Since 1968, Noda's works are themes of daily life. The motif is a comment on one of the pieces of his daily life - his family, people he knows, his children's growth and scenery along his way. He took photographs of what he saw, added pencil or brushes, and then created an art work from the materials he had to hand; photographs, mimeograph, and even wooden block prints can appear.
When asked about how he found his theme "Diary as an opportunity”, he says, “I was not satisfied with the assignment of painting nudes, it did not seem right for me." He says his independence and determination were rewarded, "when I started to use a mimeograph fax printmaker with photographs and wood block engraving as a subject of a department.” In 1968, four years after he graduated university, he received the 6th International Grand Prize at the Tokyo International Print Biennale "for the audacious combination of photography with traditional wood engraving as background," at his first exhibit. After that, all of his works were not titled but marked "Diary” and the date.
"The Japanese Arts - Main Collection of British Museum" (1990) introduces and covers art from early Buddhist prints to the 20th century. In that book, "All of Noda's work is only titled by the date, almost every work began with a photograph. The work is very personal; as an example, his "Diary: June 24, 1978" is his daughter Rika aged three and a half.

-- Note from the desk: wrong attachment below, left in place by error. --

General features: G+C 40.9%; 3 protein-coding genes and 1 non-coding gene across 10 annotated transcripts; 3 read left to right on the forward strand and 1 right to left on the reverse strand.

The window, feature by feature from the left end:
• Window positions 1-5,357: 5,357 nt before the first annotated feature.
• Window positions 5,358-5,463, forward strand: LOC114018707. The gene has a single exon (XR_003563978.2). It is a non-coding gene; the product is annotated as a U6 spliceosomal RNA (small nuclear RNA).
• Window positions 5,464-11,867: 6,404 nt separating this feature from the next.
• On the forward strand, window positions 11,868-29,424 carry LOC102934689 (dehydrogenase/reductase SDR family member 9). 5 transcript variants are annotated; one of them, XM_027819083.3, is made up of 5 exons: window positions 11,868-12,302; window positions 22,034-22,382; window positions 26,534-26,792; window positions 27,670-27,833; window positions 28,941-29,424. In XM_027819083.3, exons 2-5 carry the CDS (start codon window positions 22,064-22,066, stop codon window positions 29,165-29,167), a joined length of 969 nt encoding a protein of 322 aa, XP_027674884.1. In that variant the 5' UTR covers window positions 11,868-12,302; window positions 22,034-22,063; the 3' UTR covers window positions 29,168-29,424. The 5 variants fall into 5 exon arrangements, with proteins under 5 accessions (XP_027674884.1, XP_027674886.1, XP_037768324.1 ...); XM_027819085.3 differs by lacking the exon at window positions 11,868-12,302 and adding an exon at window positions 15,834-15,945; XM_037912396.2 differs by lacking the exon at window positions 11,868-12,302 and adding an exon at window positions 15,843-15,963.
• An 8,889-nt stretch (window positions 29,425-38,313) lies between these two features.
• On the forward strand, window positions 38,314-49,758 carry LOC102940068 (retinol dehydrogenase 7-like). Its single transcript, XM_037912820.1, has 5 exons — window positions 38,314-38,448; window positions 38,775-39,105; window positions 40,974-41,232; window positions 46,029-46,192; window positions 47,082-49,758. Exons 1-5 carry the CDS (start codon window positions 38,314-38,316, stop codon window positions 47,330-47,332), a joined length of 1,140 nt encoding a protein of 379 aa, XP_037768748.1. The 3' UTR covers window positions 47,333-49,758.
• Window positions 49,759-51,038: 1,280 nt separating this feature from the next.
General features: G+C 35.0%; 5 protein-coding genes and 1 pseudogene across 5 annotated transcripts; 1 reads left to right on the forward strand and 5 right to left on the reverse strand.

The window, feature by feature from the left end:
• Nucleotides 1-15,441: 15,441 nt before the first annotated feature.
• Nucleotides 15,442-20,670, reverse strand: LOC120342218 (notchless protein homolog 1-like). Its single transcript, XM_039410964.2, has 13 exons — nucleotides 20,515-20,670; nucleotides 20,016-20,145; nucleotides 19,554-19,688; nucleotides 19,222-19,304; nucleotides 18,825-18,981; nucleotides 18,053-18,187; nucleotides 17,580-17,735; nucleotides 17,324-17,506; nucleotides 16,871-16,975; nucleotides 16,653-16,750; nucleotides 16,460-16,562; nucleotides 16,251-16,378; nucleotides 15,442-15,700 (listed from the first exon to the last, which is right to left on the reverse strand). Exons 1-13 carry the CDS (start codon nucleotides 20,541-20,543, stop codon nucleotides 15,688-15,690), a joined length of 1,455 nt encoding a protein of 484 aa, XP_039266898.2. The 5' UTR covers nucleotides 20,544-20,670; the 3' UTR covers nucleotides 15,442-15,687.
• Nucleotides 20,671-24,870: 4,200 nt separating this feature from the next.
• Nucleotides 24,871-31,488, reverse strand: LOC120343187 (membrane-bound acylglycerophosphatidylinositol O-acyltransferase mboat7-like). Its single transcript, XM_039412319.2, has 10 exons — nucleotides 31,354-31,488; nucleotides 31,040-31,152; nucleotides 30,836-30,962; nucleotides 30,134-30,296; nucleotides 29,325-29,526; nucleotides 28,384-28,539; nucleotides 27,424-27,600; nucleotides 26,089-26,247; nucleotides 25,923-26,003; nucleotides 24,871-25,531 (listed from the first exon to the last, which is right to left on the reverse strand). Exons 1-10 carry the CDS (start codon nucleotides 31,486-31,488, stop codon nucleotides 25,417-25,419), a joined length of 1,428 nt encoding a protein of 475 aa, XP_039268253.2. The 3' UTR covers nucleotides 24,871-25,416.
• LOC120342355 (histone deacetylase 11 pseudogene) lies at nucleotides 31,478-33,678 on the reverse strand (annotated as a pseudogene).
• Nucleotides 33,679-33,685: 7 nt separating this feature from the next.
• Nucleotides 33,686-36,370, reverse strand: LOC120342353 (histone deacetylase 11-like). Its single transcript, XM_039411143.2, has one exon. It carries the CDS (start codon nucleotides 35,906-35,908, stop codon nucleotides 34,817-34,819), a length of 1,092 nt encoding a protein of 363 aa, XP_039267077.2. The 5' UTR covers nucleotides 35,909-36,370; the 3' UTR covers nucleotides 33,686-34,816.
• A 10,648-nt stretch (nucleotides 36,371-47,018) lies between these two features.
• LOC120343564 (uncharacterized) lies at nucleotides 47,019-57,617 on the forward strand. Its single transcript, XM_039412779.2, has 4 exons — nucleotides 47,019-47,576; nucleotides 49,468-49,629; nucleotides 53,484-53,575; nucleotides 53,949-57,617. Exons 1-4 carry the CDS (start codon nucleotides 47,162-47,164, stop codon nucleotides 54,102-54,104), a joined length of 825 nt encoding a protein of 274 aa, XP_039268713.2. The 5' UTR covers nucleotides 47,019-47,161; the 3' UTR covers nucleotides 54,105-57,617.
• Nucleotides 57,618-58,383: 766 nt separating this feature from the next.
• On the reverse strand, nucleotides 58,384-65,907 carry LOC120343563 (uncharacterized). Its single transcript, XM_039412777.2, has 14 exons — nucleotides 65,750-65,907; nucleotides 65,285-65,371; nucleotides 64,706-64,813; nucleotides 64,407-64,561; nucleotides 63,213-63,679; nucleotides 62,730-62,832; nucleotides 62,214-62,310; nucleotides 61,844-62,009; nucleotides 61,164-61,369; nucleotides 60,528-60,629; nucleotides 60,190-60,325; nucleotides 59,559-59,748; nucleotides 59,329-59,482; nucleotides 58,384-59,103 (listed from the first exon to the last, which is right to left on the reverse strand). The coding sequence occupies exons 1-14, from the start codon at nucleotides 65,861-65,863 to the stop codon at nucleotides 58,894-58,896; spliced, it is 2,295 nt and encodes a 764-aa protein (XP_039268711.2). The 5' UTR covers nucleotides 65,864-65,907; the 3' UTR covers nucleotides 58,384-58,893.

Noda's technique combines silkscreen, wood block engraving and mimeograph. it is based on traditional Japanese wood engraving technique that uses water colors. Layering colors applied to the art by pressing the blocks aligned with the black outline block which is the main block of Ukiyo-e style print art. The main difference is that Noda starts with a photograph in the place of the wood engraving that provides a printed background like Ukiyo-e prints. Then the colors are layered on one by one by with blocks on the washi paper made in Ogawa-machi, Saitama. Daniel Bell says, "Given his early schooling, Noda is completely aware of the Ukiyo-e tradition."
- Noda's wife, Dorit, is the daughter of Moshe Bartur, a former Israeli ambassador to Japan. In 1968, when he was an assistant ofTadashige Ono. Noda, and then 28, he won the International Grand Prize at the Tokyo International Print Biennale with his work "Dairy: August 22, 1968"” Dorit's younger sister was visiting the ceramics study room and her older sister Dorit was visiting.Regarding prized work, Mrs. Noda says "I was surprised but honored. I was looking a it purely as art work more than that it was a motif myself".